POPULATION BULLETIN OF THE UNITED NATIONS. 1986; (19-20):90-6.Between 1952 and 1983 the United Nations Secretariat, acting on the recommendations of the Population Commission, published 10 manuals on population analysis, evaluation and forecasting. The importance and utility of the manuals has been recognized by demographers and statisticians in a wide range of countries, especially those in the developing regions which do not yet have complete population statistics or a fully developed capability for evaluating demographic information. The manuals continue to be extensively used in both research and applied work on population. Research is being expanded and improvements are being made in population statistics and the technics of data calculation, in accordance with decisions made at the 1974 World Population Conference and the World Population Plan of Action adopted there, and with recommendations of the 1984 International Conference on Population. As a result, there is a growing need for the manuals to be updated and to present methods of conducting a more through analysis of demographic processes in association with economic and social factors, and for the subsequent derivation of, if possible, more realistic assumptions about future trends in population growth. (author's modified)
POPULATION BULLETIN OF THE UNITED NATIONS. 1986; (19-20):35-43.The periodic assessment of global population growth from the past to the future has been one of the UN's most important contributions to member states and many other users. Available data and applicable analysis and projection methods were very limited in 1947, when the 1st global population estimates and projections were attempted. The 1st contributions of the Commission were manuals for these functions. Throughout the 1950s, 4 regional reports on Central and South America; Southeast Asia; and Asia and the far East were published. UN studies during this period tended to group regions by their position on a continuum of the demographic transition. Rough but alarming projections of population growth appeared. Projection technics were refined and standardized in the 1960s, and the demand grew for more specialized technics, e.g. dealing with urban/rural populations; the labor force; and other elements. The availability of computer technology at the end of the decade multiplied the projection capabilities, and the total population projections for the future were larger than ever. The 1970s projections, based on the more accurate and widely covered baseline data which had become available in developing countries, were also aided by more powerful and innovative indirect estimation technics; better software, and computers with larger capacities. By 1982, only a few countries were left with a total lack of data. A revision of estimates and projections is now undertaken biennially, incorporating the latest available data, utilizing advanced analytical methods and computer technology. Methodological manuals have been produced as the by-product of the revisions. UN demographic estimates and projections could be further improved by injection of a probabilistic element and the inclusion of economic factors. Roles for the future include maintenance of regional and interregional comparability of assumptions.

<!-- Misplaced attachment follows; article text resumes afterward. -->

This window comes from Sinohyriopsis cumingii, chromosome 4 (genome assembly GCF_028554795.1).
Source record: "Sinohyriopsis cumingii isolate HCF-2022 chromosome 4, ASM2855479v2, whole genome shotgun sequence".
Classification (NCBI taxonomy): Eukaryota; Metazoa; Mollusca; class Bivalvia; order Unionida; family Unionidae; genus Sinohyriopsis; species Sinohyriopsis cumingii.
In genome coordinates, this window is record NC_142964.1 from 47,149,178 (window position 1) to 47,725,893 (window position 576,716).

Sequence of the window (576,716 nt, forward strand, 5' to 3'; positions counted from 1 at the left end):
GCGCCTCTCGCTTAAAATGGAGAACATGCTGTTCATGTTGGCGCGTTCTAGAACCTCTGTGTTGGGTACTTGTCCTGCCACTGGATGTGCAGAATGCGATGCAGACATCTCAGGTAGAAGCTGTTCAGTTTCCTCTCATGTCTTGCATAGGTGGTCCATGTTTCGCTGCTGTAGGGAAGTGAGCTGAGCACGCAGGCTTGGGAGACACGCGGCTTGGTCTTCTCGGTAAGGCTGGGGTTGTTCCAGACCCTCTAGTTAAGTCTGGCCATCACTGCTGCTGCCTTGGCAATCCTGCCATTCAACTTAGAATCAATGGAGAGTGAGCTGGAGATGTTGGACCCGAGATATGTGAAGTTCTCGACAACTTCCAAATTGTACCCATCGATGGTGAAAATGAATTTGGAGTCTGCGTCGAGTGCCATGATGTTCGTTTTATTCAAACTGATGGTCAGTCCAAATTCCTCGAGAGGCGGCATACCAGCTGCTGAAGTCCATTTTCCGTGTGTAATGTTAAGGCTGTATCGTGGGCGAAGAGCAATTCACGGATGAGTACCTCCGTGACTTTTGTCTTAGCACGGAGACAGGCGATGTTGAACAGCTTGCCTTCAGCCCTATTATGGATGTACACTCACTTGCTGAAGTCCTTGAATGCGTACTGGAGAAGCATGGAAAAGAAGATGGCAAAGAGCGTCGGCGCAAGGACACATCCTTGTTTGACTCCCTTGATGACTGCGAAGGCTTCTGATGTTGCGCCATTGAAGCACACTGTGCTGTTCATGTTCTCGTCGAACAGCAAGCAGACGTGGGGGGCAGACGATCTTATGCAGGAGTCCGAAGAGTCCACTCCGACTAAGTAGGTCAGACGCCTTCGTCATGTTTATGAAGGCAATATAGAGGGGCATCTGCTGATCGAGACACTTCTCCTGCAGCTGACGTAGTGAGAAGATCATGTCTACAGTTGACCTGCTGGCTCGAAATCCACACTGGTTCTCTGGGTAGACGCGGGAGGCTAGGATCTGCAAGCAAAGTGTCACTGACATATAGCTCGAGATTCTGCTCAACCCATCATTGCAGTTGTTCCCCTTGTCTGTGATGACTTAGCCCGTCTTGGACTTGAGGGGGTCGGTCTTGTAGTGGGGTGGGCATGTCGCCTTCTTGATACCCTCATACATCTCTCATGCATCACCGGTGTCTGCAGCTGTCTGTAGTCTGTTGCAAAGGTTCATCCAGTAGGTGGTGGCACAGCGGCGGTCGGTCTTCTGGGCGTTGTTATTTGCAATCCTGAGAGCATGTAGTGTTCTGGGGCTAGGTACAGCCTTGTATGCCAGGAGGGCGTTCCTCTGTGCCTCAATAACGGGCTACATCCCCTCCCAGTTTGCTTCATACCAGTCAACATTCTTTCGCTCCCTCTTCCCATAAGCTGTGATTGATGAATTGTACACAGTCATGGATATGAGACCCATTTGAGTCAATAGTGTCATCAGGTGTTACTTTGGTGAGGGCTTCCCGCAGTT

Population Research Leads. 1985; (19):1-15.The Population Division's evaluation of the role of population factors in the planning process through the application of economic-demographic models shows that procedures for considering the short and long-term implications of population growth can be significantly improved. The Division's research projects demonstrate that models can help planners to achieve an efficient allocation of scarce resources, set clear-cut national objectives and provide a national sense of political and social purpose. There are many advantages in applying economic-demographic models to development planning in order to integrate population factors within the development process, yet care must be taken in adopting and/or applying a certain model at the national level. Aside from the question of adopting a model, the question of the applicability and application of models is emphasized. The choice of model structure is discussed in terms of 4 major issues: 1) the choice of a central core; 2) the trade-off between simplicity and complexity and the appropriate degree of endogeneity; 3) the choice of a demand or supply orientation; and 4) the criteria for selecting a particular model for use. A representative selection of economic demographic models is presented. Included are the TEMPO (designed to illustrate the benefits of reduced fertility) and Long-Range Planning Models (LAPM--designed to illustrate the implications of policy assumptions for economic development, particularly in regard to health and education), both developed by the US government. Also described are the BACHUE and the UN Fund for Populations Activities (UNFPA)/ Food and Agriculture Organization (FAO) models. It is argued that these latter models offer the greatest promise as tools for planning in the ESCAP Region, at the present time. As the BACHUE model is primarily concerned with employment and the distribution of income and the UNFPA/FAO model with agriculture, incorporating both into the planning process could be desirable.
Report on the evaluation of SEN/77/P04: population/socio-spatial/regional planning (population/amenagement du territoire).